Why I won’t let my son take the PSSA

The opt-out movement is growing because high-stakes tests are wrecking our schools

By Kathy M. Newman | Published March 31, 2013 by The Pittsburgh Post

I am an English professor. So you can imagine how my pride was hurt when my 9-year-old son Jacob started bringing home low scores on his practice reading tests for the Pennsylvania System of School Assessment.

My husband and I have been helping Jacob with his test-prep reading homework every weeknight this year, and it has been a grim slog. At times I have found myself getting angry when Jacob has fidgeted, or when he has had trouble focusing. Sometimes I have gotten angry when he simply hasn’t been able to answer the questions.

Then one day this March it dawned on me. I am getting angry at my son about a test. A test that I do not like. A “high-stakes” test that will put so much pressure on Jacob that it probably will not reflect his true abilities. I also realized something else: Jacob does not love to read.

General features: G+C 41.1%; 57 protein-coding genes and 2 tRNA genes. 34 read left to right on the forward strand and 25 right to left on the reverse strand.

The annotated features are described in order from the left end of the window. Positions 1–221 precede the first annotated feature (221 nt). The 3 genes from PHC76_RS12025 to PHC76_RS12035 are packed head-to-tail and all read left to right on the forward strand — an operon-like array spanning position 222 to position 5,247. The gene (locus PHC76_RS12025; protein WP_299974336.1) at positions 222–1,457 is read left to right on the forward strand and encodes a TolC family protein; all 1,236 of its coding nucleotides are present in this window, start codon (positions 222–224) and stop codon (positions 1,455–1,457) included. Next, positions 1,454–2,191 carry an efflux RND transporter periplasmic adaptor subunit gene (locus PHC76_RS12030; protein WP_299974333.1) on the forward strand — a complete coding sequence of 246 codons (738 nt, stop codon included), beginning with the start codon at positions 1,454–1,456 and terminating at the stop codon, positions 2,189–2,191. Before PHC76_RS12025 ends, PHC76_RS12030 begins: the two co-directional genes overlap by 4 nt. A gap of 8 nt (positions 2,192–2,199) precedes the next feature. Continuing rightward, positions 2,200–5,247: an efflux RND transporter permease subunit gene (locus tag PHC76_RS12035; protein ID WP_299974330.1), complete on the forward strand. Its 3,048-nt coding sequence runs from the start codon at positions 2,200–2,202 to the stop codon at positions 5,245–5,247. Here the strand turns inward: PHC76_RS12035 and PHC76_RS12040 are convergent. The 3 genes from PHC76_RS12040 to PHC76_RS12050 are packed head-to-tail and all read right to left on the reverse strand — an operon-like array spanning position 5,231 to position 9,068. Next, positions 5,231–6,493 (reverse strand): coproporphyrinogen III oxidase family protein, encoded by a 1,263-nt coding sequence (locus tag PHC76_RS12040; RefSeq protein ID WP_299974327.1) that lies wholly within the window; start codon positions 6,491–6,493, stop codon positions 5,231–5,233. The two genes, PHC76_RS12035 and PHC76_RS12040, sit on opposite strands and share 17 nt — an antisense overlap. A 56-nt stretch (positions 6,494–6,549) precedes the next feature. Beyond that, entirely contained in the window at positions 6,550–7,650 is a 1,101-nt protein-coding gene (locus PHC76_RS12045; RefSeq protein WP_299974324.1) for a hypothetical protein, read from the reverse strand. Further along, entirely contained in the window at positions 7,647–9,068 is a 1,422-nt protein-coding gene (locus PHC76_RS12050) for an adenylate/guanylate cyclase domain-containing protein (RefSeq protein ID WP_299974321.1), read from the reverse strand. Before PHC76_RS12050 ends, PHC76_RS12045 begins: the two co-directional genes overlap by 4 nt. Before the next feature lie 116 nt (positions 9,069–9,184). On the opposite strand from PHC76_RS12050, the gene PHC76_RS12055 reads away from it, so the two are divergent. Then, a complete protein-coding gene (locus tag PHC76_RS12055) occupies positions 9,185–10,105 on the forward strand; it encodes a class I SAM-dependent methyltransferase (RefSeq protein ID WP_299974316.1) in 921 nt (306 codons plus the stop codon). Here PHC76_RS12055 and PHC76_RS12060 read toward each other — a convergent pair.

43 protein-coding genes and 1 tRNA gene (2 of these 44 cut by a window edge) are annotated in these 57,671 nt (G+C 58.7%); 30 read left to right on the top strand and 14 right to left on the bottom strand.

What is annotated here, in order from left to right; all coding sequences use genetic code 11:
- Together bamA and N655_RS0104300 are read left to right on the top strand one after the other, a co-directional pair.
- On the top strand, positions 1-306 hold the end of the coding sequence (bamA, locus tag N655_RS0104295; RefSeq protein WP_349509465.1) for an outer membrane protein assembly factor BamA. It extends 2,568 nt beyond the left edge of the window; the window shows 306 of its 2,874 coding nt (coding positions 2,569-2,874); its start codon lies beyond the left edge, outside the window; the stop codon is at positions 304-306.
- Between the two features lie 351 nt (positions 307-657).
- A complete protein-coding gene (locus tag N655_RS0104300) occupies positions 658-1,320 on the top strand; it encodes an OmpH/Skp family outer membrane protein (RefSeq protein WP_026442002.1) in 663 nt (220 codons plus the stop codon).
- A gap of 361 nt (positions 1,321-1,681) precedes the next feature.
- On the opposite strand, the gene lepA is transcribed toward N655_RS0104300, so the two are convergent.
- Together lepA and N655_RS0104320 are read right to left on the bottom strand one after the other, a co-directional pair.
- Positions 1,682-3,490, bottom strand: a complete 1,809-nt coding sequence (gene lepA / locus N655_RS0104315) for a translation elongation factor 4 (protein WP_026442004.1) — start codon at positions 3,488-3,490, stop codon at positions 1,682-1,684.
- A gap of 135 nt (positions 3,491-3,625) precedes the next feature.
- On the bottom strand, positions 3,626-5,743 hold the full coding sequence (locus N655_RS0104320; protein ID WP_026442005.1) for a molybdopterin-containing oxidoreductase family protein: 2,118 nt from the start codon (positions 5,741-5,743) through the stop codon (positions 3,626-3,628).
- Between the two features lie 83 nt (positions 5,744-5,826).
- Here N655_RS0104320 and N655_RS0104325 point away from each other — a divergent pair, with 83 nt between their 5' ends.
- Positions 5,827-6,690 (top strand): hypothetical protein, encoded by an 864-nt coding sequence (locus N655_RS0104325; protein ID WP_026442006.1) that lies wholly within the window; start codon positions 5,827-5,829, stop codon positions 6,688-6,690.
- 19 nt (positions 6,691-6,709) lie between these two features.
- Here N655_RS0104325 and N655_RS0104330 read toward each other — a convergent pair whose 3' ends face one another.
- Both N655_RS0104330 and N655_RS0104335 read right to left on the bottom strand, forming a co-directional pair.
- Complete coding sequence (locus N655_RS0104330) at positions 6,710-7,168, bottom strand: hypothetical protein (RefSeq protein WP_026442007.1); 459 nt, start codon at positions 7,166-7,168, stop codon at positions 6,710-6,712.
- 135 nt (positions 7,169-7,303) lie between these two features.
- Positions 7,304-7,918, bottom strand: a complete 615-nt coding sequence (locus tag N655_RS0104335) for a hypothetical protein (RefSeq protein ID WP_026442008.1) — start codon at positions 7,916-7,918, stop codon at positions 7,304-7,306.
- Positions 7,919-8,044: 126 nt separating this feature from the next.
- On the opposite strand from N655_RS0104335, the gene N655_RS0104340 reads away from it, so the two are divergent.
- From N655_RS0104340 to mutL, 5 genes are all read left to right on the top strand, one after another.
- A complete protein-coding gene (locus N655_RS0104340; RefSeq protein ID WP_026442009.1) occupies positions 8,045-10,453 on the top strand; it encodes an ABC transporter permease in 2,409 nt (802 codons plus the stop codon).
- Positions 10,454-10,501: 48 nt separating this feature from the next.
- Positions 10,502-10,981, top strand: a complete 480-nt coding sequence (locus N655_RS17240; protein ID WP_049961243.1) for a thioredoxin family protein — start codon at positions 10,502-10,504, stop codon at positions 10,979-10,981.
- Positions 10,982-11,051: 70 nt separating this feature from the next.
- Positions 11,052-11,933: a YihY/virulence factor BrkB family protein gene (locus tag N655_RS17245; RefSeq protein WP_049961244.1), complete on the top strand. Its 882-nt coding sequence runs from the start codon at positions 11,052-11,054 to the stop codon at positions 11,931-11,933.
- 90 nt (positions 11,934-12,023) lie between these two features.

After doing some research and talking with other parents, my husband and I decided to “opt out” Jacob from the PSSA tests. We are opting him out because we do not like what high-stakes tests are doing to Jacob, to our family, to his teachers, to his school and, ultimately, to our entire education system.

High-stakes tests like the PSSAs are used to evaluate, close and punish public schools, including my son’s school, Pittsburgh Linden, a K-5 magnet school in Point Breeze. Linden’s Adequate Yearly Progress score is bound to Linden’s PSSA test results. According to the federal No Child Left Behind Act, every public school in the United States must be 100 percent proficient in reading and math (based on test scores) by 2014.

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